Kachō Hironobu

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Marquis Kachō Hironobu (華頂博信, Kachō Hironobu, May 22, 1905 – October 23, 1970), was a descendent of the Fushimi-no-miya collateral branch of the Japanese imperial family.


Born as Prince Fushimi Hironobu, the third son of Prince Fushimi Hiroyasu, he was also the younger brother of Prince Kachō Hirotada. As Prince Hirotada died without heirs, the Kachō-no-miya household became extinct. Prince Hironobu was appointed to perpetuate the Kachō name, in order to ensure that the proper familial and ancestral rites were performed, but his status was devolved in December 1926 to the peerage title of marquis (kōshaku) under the kazoku peerage system.

A career officer in the Imperial Japanese Navy, Prince Hironobu graduated from the 53rd class of the Imperial Japanese Naval Academy. He served his midshipman tour on the cruiser Iwate, and as a sub-lieutenant on the battleship Yamashiro. In 1932, he was assigned to the cruiser Atago. He subsequently served as chief torpedo officer on the destroyers Akebono and Sazanami, rising to the rank of commander. In 1935, he served for a session in the House of Peers in the Diet of Japan. In 1939, he was appointed superintendent of the Naval War College, and remained in that post through World War II, retiring in November 1945.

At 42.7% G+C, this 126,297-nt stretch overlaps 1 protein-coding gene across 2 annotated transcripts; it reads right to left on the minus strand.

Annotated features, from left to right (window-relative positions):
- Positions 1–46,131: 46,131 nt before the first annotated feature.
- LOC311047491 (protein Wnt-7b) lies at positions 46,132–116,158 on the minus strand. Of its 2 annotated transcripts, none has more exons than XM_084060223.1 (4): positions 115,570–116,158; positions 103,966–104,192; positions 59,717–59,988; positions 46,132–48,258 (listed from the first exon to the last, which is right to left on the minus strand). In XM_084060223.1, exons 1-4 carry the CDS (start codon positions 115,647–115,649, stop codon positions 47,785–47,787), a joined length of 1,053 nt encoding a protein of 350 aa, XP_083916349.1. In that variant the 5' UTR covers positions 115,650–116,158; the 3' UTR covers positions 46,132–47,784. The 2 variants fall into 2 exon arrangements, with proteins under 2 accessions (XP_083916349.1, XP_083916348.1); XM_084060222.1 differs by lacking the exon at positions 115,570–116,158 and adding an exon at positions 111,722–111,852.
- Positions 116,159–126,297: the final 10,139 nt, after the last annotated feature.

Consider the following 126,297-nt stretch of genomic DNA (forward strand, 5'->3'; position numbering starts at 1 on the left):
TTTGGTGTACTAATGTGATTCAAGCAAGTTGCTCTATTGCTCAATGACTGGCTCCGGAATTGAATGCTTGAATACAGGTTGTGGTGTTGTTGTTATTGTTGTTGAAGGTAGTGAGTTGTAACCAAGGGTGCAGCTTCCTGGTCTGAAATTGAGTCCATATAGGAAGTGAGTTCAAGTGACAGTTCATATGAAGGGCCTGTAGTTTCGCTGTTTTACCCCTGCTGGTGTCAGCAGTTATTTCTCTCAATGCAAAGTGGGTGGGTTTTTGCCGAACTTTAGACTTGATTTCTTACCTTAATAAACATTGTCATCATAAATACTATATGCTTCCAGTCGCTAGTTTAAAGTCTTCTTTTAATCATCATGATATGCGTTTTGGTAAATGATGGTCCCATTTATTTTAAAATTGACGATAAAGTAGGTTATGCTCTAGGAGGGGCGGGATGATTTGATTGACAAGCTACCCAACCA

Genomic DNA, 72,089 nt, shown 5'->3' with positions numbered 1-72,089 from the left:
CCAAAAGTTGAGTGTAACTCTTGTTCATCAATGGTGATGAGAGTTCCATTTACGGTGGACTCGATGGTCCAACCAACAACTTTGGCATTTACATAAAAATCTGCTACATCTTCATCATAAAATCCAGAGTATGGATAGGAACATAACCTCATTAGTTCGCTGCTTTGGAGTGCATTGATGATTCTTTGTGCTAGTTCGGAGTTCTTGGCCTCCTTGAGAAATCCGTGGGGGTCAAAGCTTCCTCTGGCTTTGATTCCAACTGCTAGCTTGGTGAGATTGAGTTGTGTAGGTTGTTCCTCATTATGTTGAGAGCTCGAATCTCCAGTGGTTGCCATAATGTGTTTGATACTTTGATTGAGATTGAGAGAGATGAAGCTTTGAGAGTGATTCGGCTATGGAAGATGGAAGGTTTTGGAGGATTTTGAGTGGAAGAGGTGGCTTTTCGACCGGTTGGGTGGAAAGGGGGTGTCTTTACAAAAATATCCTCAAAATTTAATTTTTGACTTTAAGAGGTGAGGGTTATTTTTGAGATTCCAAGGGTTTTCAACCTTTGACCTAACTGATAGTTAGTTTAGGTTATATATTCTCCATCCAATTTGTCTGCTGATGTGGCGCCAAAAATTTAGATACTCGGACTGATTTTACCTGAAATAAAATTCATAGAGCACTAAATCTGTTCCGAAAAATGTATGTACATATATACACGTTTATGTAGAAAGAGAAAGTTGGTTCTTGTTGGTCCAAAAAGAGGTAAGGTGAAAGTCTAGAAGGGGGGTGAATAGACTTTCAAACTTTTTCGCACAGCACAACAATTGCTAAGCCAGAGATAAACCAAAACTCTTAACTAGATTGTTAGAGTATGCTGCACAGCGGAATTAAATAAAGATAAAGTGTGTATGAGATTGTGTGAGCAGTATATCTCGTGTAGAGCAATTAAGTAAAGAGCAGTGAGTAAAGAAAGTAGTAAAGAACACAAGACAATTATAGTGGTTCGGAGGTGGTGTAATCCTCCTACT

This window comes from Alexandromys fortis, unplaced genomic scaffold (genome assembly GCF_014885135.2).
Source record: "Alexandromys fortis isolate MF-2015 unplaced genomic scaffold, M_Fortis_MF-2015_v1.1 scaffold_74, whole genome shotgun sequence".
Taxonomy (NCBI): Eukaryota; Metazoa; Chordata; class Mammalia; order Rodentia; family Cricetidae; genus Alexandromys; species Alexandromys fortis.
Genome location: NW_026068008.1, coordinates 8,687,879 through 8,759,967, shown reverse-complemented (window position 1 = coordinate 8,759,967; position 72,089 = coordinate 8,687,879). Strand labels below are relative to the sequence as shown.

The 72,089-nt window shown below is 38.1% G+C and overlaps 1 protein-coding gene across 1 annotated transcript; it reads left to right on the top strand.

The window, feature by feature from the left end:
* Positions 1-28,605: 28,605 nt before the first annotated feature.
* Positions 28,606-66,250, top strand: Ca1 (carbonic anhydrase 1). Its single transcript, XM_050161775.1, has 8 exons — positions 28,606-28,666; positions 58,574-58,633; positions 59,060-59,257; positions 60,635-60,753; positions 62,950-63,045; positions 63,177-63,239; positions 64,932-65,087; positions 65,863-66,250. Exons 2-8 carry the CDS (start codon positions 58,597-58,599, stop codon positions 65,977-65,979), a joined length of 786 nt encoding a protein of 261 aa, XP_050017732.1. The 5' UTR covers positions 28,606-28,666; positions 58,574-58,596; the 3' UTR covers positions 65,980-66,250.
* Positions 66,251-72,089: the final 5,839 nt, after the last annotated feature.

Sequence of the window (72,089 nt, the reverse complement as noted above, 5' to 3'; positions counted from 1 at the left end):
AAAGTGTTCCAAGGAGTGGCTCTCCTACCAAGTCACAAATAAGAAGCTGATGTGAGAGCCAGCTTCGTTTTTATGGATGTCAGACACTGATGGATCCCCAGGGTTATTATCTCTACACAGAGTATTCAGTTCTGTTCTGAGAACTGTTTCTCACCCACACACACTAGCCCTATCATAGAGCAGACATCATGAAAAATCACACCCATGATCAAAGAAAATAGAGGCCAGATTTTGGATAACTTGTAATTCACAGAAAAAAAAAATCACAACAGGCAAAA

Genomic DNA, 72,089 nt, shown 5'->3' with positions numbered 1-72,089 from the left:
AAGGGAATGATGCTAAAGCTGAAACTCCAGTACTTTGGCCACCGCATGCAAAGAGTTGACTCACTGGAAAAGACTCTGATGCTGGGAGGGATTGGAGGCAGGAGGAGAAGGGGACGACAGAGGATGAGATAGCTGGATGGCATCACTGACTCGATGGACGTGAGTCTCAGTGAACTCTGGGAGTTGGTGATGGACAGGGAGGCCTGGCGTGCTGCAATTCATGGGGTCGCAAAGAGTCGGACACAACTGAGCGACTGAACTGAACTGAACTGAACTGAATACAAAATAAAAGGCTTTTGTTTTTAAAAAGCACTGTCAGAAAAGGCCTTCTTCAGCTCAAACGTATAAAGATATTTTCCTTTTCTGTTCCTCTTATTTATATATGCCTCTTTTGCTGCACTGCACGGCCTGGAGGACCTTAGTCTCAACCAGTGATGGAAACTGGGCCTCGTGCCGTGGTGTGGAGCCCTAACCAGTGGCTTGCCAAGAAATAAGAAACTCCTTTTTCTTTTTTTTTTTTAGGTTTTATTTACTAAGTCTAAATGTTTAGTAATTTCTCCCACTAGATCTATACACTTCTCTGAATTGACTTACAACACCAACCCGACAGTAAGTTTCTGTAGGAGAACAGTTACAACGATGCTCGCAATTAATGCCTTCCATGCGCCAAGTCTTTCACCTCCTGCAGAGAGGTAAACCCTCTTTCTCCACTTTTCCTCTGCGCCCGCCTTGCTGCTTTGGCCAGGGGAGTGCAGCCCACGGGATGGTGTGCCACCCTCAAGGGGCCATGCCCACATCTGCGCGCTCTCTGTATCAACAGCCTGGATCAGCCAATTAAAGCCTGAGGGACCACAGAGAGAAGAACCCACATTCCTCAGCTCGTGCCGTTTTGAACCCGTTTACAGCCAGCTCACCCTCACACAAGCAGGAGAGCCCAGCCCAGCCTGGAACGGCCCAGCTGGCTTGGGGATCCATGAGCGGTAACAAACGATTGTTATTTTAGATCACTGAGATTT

Kachō Hironobu married Kan’in Hanako (1909–2003), 5th daughter of Prince Kan'in Kotohito, but they subsequently divorced. The couple had two sons:

  1. Kachō Hiromichi
  2. Kachō Hirotaka (who was adopted by Count Fushimi Hirohide)

His palatial residence in Kamakura, Kanagawa (built in 1929) survives, and was donated to the city of Kamakura in 1996.

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